Learn More
Many applications in Multilingual and Multi-modal Information Access involve searching large databases of high dimensional data objects with multiple (conditionally independent) views. In this work we consider the problem of learning hash functions for similarity search across the views for such applications. We propose a principled method for learning a(More)
It is well known that the use of a good Machine Transliteration system improves the retrieval performance of Cross-Language Information Retrieval (CLIR) systems when the query and document languages have different orthography and phonetic alphabets. However, the effectiveness of a Machine Transliteration system in CLIR is limited by its ability to produce(More)
In this paper, we address the problem of mining transliterations of Named Entities (NEs) from large comparable corpora. We leverage the empirical fact that multilingual news articles with similar news content are rich in Named Entity Transliteration Equivalents (NETEs). Our mining algorithm, MINT, uses a cross-language document similarity model to align(More)
In this paper we study a set of problems that are of considerable importance to Statistical Machine Translation (SMT) but which have not been addressed satisfactorily by the SMT research community. Over the last decade, a variety of SMT algorithms have been built and empirically tested whereas little is known about the computational complexity of some of(More)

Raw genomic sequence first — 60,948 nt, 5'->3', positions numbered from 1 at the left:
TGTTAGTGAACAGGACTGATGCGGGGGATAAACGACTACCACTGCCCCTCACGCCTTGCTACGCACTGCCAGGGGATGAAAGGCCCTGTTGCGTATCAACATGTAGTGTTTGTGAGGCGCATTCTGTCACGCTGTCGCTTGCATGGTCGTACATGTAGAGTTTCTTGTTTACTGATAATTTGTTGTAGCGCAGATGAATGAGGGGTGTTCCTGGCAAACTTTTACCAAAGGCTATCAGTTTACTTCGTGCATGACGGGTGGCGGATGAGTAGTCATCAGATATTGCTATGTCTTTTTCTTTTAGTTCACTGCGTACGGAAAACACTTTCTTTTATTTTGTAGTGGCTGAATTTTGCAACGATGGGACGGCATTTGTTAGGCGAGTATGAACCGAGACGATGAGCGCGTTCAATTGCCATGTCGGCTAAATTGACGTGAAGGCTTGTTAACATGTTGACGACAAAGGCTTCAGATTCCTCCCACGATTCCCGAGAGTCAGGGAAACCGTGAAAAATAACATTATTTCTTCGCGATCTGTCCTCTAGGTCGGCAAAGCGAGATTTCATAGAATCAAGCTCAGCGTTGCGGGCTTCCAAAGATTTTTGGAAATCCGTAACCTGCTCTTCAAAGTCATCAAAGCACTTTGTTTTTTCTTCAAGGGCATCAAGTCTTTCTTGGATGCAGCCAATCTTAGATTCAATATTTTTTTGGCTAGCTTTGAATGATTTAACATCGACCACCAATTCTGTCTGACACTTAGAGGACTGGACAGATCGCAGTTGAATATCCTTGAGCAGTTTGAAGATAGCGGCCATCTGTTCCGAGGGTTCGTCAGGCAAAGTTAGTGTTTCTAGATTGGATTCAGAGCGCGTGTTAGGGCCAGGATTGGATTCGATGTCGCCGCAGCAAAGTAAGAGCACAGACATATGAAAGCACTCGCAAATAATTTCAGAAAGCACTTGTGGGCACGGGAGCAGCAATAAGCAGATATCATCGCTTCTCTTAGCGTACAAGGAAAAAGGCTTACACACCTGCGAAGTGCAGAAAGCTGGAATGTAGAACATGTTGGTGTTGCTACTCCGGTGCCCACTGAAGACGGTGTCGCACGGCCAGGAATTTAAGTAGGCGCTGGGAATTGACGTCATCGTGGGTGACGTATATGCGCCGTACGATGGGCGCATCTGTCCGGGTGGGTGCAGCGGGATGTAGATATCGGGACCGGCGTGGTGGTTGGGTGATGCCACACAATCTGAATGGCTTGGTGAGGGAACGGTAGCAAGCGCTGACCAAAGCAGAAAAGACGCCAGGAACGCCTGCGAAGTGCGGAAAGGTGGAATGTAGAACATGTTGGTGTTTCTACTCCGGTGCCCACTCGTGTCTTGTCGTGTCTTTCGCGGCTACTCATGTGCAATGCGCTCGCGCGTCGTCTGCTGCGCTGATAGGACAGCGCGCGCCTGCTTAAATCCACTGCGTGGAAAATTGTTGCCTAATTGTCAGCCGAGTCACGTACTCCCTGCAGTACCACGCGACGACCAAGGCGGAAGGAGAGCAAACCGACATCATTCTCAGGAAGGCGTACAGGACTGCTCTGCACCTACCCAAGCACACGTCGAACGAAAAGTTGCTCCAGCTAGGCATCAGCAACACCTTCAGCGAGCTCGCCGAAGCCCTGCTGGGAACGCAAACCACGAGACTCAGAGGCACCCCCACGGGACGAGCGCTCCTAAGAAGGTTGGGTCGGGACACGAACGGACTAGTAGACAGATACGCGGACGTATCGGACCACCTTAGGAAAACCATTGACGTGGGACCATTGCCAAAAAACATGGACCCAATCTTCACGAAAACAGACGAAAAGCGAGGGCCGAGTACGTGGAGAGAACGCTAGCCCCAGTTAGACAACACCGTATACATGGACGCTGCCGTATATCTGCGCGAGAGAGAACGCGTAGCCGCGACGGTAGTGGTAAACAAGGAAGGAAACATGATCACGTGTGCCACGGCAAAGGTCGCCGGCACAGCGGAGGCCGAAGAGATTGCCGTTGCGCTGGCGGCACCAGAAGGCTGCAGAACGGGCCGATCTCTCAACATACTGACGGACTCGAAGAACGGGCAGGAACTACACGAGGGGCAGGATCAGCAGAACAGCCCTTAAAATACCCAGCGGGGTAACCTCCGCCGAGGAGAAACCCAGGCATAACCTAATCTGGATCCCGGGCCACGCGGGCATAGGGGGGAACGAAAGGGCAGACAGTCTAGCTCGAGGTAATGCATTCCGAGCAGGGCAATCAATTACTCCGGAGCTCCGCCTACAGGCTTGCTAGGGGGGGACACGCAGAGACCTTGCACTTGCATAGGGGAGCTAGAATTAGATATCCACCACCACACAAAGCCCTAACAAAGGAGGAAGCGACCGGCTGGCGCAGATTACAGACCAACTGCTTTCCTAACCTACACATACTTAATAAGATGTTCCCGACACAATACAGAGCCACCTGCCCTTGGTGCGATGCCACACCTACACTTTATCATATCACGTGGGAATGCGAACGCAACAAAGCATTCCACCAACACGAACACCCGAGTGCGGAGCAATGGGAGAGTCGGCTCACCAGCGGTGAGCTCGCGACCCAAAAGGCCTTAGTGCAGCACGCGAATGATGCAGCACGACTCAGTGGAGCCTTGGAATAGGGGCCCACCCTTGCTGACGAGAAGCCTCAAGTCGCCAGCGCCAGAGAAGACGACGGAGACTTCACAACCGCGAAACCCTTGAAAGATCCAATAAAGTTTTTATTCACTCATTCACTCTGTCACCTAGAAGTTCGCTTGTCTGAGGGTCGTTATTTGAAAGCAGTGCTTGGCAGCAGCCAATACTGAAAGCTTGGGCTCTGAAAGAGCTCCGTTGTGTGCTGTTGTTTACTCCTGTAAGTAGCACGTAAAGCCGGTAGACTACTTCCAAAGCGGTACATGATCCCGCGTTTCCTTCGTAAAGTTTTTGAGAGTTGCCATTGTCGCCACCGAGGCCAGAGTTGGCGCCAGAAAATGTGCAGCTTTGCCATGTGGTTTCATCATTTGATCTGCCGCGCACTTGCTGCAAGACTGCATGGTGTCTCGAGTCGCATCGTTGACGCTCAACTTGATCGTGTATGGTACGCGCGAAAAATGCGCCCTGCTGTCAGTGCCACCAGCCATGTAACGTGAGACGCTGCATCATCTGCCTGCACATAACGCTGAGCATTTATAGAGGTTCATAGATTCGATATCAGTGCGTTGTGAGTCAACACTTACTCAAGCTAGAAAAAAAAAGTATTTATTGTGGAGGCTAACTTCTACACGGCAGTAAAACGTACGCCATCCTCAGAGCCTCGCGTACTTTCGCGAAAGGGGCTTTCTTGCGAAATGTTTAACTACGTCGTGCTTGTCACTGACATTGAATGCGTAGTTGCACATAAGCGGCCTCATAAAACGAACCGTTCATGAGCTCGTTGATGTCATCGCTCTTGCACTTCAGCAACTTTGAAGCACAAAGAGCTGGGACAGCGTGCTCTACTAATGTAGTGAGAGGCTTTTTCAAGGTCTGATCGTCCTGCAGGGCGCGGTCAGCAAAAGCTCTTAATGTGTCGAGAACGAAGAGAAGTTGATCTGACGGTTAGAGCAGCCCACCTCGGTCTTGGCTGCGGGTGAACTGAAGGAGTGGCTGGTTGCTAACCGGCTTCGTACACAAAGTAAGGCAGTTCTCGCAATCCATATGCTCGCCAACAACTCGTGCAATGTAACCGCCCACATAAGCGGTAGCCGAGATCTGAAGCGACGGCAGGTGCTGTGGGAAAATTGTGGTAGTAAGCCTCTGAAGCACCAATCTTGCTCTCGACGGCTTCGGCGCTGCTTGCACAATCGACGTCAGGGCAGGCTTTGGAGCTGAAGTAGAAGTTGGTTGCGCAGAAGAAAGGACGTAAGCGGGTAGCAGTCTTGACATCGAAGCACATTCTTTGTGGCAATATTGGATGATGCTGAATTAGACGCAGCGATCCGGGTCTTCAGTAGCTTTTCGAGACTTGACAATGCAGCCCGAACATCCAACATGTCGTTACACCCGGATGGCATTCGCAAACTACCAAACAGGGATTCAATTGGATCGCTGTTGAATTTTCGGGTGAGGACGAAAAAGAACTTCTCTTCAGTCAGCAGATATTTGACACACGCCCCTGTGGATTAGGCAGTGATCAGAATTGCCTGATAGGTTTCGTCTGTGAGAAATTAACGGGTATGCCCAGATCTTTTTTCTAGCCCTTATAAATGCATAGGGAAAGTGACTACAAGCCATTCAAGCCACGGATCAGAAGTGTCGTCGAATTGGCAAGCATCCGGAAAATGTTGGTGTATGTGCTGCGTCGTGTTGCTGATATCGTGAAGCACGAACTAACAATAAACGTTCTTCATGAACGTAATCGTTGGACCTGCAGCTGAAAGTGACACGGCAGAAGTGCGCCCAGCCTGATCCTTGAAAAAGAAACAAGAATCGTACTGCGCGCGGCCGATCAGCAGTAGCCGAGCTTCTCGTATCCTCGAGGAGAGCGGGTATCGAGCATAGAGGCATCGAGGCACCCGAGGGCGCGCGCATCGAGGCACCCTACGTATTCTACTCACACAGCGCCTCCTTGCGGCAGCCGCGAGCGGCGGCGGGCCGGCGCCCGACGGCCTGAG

Although Wikipedia has emerged as a powerful collaborative Encyclopedia on the Web, it is only partially multilingual as most of the content is in English and a small number of other languages. In real-life scenarios, non-English users in general and ESL/EFL 1 users in particular, have a need to search for relevant English Wikipedia articles as no relevant(More)
Pseudo-Relevance Feedback (PRF) assumes that the top-ranking n documents of the initial retrieval are relevant and extracts expansion terms from them. In this work, we introduce the notion of pseudo-irrelevant documents, i.e. high-scoring documents outside of top n that are highly unlikely to be relevant. We show how pseudo-irrelevant documents can be used(More)
While users often revisit pages on the Web, tool support for such re-visitation is still lacking. Current tools (such as browser histories) only provide users with basic information such as the date of the last visit and title of the page visited. In this paper, we describe a system that provides users with descriptive topic-phrases that aid re-finding.(More)